Author(s): Owens RC Jr, Donskey CJ, Gaynes RP, Loo VG, Muto CA
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Abstract Antimicrobial therapy plays a central role in the pathogenesis of Clostridium difficile infection (CDI), presumably through disruption of indigenous intestinal microflora, thereby allowing C. difficile to grow and produce toxin. Investigations involving animal models and studies performed in vitro suggest that inhibitory activity against C. difficile and differences in the propensity to stimulate toxin production may also influence the likelihood that particular drugs may cause CDI. Although nearly all antimicrobial classes have been associated with CDI, clindamycin, third-generation cephalosporins, and penicillins have traditionally been considered to harbor the greatest risk. Recent studies have also implicated fluoroquinolones as high-risk agents, a finding that is most likely to be related in part to increasing fluoroquinolone resistance among epidemic strains (i.e., restriction-endonuclease analysis group BI/North American PFGE type 1 strains) and some nonepidemic strains of C. difficile. Restrictions in the use of clindamycin and third-generation cephalosporins have been associated with reductions in CDI. Because use of any antimicrobial has the potential to induce the onset of CDI and disease caused by other health care-associated pathogens, antimicrobial stewardship programs that promote judicious use of antimicrobials are encouraged in concert with environmental and infection control-related efforts.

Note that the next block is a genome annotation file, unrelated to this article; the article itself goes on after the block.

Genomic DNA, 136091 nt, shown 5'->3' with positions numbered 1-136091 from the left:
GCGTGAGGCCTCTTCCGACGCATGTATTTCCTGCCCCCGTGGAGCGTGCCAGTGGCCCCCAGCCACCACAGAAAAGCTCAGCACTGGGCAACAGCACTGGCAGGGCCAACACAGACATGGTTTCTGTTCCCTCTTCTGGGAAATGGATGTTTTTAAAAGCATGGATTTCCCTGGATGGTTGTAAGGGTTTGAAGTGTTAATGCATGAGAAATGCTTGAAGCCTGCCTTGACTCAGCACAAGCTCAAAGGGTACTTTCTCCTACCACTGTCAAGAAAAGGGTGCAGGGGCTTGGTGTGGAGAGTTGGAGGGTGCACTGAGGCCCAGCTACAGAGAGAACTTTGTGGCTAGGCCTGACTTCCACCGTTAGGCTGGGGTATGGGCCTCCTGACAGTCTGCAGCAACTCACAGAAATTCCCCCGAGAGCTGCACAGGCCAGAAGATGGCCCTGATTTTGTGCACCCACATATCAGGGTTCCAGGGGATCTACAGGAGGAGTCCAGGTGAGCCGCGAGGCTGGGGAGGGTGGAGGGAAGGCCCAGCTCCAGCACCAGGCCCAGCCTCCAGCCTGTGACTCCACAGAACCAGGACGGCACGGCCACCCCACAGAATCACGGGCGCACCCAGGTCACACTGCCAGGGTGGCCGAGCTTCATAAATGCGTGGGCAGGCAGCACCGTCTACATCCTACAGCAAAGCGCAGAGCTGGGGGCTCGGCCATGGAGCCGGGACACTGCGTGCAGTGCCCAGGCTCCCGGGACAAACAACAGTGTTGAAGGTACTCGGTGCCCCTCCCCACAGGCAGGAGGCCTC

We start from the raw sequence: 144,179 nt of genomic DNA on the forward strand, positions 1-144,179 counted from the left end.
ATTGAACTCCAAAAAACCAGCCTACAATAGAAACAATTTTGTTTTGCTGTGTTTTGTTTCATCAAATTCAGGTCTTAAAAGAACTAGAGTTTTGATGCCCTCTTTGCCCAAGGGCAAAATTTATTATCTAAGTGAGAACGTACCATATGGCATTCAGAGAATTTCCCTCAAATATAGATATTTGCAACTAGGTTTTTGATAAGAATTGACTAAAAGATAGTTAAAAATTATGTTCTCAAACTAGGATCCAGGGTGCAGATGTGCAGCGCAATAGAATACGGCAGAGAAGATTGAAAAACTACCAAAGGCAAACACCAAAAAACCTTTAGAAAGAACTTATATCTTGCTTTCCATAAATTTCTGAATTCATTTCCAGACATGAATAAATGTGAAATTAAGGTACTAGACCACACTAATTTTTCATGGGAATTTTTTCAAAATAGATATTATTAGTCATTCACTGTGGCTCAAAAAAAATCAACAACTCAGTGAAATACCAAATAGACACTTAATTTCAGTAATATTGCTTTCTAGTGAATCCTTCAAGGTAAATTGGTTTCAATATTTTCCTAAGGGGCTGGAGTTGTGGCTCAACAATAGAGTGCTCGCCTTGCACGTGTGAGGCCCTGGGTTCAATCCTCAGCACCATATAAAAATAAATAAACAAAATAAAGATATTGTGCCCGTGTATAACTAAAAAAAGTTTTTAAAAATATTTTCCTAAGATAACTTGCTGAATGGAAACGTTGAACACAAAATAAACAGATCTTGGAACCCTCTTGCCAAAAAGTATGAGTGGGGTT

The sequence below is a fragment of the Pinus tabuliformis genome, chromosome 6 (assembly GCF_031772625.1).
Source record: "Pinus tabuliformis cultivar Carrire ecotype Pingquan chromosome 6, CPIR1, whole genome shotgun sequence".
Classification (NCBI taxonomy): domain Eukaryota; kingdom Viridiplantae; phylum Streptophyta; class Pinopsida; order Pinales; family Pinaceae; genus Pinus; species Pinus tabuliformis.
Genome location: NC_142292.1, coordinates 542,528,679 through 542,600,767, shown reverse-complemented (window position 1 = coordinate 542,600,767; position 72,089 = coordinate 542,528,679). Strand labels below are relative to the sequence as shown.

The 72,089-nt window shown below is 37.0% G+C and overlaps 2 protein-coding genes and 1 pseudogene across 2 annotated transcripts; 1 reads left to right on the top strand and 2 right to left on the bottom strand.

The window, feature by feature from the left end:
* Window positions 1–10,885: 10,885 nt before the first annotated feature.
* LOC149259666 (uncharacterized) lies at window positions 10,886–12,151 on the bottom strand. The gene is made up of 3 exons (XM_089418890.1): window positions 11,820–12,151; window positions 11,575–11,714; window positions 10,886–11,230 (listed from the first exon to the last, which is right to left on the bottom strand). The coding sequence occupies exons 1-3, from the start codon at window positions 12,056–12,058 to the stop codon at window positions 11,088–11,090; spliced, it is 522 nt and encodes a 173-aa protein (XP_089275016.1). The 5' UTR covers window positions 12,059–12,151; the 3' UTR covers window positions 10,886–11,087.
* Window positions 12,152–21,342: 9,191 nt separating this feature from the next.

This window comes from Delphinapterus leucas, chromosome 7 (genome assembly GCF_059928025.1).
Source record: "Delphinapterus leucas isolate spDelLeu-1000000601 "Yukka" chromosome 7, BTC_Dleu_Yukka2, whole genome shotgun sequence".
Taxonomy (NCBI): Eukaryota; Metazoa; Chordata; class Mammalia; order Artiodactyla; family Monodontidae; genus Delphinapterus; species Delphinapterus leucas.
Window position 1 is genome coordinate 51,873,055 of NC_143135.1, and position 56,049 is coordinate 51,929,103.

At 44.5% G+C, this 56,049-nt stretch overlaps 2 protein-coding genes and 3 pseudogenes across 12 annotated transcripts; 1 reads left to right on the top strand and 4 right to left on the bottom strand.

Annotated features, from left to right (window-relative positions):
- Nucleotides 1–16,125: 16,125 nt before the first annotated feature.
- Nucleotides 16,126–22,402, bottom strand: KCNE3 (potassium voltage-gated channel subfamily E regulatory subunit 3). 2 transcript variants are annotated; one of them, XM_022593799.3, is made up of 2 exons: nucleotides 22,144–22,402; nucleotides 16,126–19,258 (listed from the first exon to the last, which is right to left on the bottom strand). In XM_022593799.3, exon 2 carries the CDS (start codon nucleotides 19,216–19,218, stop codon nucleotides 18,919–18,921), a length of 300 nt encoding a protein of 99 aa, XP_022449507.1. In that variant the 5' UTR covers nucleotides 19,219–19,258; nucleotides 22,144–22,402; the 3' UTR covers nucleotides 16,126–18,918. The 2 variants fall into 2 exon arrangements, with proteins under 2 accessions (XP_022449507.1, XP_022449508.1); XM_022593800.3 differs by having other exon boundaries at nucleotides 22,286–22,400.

This article was published in Clin Infect Dis
and referenced in Journal of Vaccines & Vaccination